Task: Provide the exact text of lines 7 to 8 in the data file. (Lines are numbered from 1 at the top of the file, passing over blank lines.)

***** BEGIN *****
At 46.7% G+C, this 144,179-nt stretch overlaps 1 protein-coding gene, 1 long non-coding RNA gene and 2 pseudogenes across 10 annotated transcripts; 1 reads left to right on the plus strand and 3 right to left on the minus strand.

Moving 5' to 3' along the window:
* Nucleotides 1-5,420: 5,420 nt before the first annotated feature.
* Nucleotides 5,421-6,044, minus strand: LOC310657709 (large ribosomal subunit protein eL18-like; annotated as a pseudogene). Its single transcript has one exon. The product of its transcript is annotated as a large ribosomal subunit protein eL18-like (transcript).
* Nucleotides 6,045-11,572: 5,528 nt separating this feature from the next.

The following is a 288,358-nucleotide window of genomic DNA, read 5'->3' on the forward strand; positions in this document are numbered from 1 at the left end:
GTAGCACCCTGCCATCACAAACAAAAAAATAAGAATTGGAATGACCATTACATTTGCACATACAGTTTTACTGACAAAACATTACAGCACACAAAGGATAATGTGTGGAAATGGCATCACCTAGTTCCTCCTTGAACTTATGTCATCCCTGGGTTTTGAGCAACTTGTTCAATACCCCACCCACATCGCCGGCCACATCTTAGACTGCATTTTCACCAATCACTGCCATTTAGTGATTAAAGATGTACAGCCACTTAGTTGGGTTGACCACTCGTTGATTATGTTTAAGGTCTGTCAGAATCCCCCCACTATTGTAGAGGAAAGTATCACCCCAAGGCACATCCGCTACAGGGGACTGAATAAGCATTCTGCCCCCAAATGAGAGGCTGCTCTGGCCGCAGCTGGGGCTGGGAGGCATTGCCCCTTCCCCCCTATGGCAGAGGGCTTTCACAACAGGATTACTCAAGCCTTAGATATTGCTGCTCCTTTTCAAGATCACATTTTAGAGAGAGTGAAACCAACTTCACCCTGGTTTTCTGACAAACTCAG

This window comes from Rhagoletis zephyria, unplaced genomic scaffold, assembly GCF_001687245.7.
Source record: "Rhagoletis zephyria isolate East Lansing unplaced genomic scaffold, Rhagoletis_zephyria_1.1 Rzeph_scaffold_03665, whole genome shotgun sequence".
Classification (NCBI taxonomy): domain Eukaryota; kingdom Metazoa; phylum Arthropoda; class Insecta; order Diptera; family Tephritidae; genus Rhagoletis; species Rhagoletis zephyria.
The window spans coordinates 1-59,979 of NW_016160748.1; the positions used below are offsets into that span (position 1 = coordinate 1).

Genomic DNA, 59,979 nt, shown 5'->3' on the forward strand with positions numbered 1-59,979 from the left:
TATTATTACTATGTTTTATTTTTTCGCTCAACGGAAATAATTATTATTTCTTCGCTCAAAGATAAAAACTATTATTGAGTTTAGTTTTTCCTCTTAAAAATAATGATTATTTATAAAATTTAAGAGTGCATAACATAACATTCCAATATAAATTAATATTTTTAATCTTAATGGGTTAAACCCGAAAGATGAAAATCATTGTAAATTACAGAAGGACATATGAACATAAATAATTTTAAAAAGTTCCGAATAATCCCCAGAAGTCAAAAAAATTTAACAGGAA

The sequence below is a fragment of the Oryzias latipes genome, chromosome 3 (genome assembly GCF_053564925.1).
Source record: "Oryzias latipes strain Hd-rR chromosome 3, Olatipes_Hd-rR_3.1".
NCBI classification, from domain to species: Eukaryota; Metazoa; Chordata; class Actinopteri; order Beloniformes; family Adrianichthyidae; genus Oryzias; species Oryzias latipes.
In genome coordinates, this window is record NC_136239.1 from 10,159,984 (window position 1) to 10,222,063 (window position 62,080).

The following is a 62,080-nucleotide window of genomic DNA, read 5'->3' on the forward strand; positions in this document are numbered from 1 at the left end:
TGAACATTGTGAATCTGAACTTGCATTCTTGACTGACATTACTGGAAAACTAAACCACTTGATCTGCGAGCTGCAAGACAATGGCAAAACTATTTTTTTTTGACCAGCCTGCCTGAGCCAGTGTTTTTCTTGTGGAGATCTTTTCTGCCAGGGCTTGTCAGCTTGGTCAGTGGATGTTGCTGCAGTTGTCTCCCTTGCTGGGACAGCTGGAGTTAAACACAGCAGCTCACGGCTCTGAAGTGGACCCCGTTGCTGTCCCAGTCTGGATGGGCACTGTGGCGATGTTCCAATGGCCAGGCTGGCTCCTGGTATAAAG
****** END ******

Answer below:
GTAGCACCCTGCCATCACAAACAAAAAAATAAGAATTGGAATGACCATTACATTTGCACATACAGTTTTACTGACAAAACATTACAGCACACAAAGGATAATGTGTGGAAATGGCATCACCTAGTTCCTCCTTGAACTTATGTCATCCCTGGGTTTTGAGCAACTTGTTCAATACCCCACCCACATCGCCGGCCACATCTTAGACTGCATTTTCACCAATCACTGCCATTTAGTGATTAAAGATGTACAGCCACTTAGTTGGGTTGACCACTCGTTGATTATGTTTAAGGTCTGTCAGAATCCCCCCACTATTGTAGAGGAAAGTATCACCCCAAGGCACATCCGCTACAGGGGACTGAATAAGCATTCTGCCCCCAAATGAGAGGCTGCTCTGGCCGCAGCTGGGGCTGGGAGGCATTGCCCCTTCCCCCCTATGGCAGAGGGCTTTCACAACAGGATTACTCAAGCCTTAGATATTGCTGCTCCTTTTCAAGATCACATTTTAGAGAGAGTGAAACCAACTTCACCCTGGTTTTCTGACAAACTCAG

This window comes from Rhagoletis zephyria, unplaced genomic scaffold, assembly GCF_001687245.7.